In 1963, on this day at 11.40am Central Standard Time senior members of the Texas Democratic Party greeted Massachusetts Senator John F. Kennedy and his wife Jacqueline as they stepped off a private jet at the Love Field Airport in Dallas.
Tragedy in Dallas By Ed & Scott PalterRefusing to be trapped in the shameful anonymity of that private hell reserved for failed Presidential candidates, Kennedy had carefully nurtured his profile and status as a national politician. And therefore he was more than pleased to assist the Texas Democratic Party when they appealed for his charismatic assistance. Accordingly, he would shore up support for the 1964 elections by leading this campaign swing through the cities of San Antonio, Austin, Dallas, Houston and Fort Worth.
Unknown to the Party, and despite his radiating youthful good looks and general well-being, Kennedy was a desperately sick man. A lifelong series of medical setbacks had been crowned by a recent back injury that required him to wear a corset. The whole trip would be a miserable discomfort in which he would constantly suffer acute pain.
Neverthless, Kennedy had done much more than make the most of his remaining active years, in fact he had built a travelling circus, roaming around the country like King Arthur, creating a mobile Camelot if you will. Inevitably, he had become a victim of his own success, not just a campaigning spearhead for the Democratice National Committee but a focal point of opposition to President Nixon. And when Nixon cancelled the Bays of Pigs operation and disbanded the exiles, Kennedy's radiance had drawn that angered reaction like a moth to a flame, and he unwittingly became their champion in the Senate. Elevated from pin-up boy to advocate, Kennedy was now a moving target. And the worse fears of his family were realised when a former marine, Lee Harvey Oswald shot him dead in Dallas for his anti-Castro stance.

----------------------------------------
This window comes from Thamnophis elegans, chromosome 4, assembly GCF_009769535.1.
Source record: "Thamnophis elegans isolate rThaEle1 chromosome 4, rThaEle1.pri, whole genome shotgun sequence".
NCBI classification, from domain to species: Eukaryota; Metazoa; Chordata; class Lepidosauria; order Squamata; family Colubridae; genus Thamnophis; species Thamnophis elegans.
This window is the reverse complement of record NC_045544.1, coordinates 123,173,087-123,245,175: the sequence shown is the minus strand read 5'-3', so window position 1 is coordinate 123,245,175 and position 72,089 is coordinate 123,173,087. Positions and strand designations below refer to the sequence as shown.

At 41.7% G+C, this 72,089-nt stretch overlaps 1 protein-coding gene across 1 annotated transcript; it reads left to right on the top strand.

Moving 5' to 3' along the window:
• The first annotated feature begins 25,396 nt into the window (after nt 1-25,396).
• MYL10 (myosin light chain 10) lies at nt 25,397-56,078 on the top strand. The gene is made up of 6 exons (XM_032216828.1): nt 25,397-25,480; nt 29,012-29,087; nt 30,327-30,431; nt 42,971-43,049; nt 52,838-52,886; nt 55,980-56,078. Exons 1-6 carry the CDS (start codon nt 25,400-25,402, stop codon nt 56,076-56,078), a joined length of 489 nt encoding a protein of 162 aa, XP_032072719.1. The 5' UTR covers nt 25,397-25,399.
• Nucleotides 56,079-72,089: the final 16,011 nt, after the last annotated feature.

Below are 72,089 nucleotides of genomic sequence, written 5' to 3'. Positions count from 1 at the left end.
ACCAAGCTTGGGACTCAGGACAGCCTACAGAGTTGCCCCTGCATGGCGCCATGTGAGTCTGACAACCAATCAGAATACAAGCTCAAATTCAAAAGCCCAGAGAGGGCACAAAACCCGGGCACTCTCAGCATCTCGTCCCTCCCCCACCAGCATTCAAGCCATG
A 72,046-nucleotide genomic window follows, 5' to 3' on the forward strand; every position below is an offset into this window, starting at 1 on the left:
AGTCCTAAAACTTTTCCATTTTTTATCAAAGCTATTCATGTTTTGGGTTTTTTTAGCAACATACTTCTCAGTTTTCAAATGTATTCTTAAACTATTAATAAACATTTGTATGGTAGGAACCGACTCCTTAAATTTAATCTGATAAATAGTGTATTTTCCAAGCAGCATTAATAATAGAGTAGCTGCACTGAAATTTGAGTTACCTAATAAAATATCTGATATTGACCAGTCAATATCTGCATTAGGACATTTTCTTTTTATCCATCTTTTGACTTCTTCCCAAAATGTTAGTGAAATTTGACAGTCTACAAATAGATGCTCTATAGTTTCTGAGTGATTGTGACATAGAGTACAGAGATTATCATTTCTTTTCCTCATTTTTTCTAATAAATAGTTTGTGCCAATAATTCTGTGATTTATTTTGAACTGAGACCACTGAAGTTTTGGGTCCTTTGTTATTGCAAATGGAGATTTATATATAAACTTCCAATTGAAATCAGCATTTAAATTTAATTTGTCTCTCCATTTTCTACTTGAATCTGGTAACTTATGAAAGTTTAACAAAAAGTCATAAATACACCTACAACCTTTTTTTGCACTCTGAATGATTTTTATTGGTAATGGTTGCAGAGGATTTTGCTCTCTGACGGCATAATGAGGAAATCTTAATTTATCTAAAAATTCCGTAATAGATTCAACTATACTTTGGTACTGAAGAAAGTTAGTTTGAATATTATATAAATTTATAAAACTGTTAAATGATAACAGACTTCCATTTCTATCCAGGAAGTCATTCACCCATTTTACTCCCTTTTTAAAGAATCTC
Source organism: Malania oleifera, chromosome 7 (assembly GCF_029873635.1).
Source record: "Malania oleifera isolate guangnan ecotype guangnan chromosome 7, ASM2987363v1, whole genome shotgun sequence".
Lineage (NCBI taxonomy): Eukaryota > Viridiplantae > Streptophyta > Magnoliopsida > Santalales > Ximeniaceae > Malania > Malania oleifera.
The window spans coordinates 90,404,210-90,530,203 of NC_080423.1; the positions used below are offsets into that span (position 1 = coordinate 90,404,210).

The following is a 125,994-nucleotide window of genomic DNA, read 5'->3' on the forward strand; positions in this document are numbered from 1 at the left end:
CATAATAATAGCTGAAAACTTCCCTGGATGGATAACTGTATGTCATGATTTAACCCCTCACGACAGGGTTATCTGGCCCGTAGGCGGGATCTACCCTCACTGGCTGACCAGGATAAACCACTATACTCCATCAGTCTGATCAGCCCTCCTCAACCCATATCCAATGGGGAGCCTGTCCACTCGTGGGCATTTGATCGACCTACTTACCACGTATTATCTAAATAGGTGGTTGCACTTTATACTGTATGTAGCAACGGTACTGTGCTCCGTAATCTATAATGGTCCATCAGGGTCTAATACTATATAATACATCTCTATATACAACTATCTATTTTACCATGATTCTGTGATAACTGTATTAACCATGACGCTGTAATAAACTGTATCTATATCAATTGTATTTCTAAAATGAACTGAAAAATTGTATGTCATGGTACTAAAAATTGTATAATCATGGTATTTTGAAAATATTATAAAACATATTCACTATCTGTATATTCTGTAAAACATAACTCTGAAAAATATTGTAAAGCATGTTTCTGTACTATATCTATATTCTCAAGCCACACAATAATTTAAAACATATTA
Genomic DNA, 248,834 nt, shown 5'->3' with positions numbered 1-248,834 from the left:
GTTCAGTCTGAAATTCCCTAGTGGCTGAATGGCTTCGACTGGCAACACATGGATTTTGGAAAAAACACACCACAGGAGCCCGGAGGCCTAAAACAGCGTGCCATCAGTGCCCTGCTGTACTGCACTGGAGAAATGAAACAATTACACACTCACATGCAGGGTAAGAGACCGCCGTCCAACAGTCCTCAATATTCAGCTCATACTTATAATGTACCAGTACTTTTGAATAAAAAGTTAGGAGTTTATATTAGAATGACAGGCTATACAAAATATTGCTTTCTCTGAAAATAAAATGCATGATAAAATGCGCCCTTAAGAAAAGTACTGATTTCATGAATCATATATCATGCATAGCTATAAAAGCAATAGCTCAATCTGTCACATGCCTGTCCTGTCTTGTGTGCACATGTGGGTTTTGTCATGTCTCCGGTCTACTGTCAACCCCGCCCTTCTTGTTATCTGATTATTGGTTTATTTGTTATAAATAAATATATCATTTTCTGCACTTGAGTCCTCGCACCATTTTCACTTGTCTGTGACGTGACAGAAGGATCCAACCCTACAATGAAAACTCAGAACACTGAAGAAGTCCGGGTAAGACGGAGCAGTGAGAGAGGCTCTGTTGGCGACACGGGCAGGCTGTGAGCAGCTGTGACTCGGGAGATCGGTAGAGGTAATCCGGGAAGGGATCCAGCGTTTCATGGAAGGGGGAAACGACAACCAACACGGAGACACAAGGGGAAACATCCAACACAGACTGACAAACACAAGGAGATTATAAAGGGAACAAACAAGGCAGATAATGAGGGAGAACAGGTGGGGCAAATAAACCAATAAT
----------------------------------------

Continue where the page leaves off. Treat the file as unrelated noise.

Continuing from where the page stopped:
Within eight years, the wheel would come full circle. Even before the 1964 re-election of Nixon, Castro was himself killed during an abortive coup attempt led by Che Guavera. Faced with a long multi-sided civil war the Organization of American states with help from the US Navy landed Latin american troops to restore peace and free elections. Long before then, Raoul Castro had quit the island, leading one hundred thousand followers into exile in East Germany. And Nixon would be succeeed by President Robert Kennedy who would embrace this new administration by making the strategic decision to unlock Cuban economic potential by returning their biggest port, Guatanemo Bay.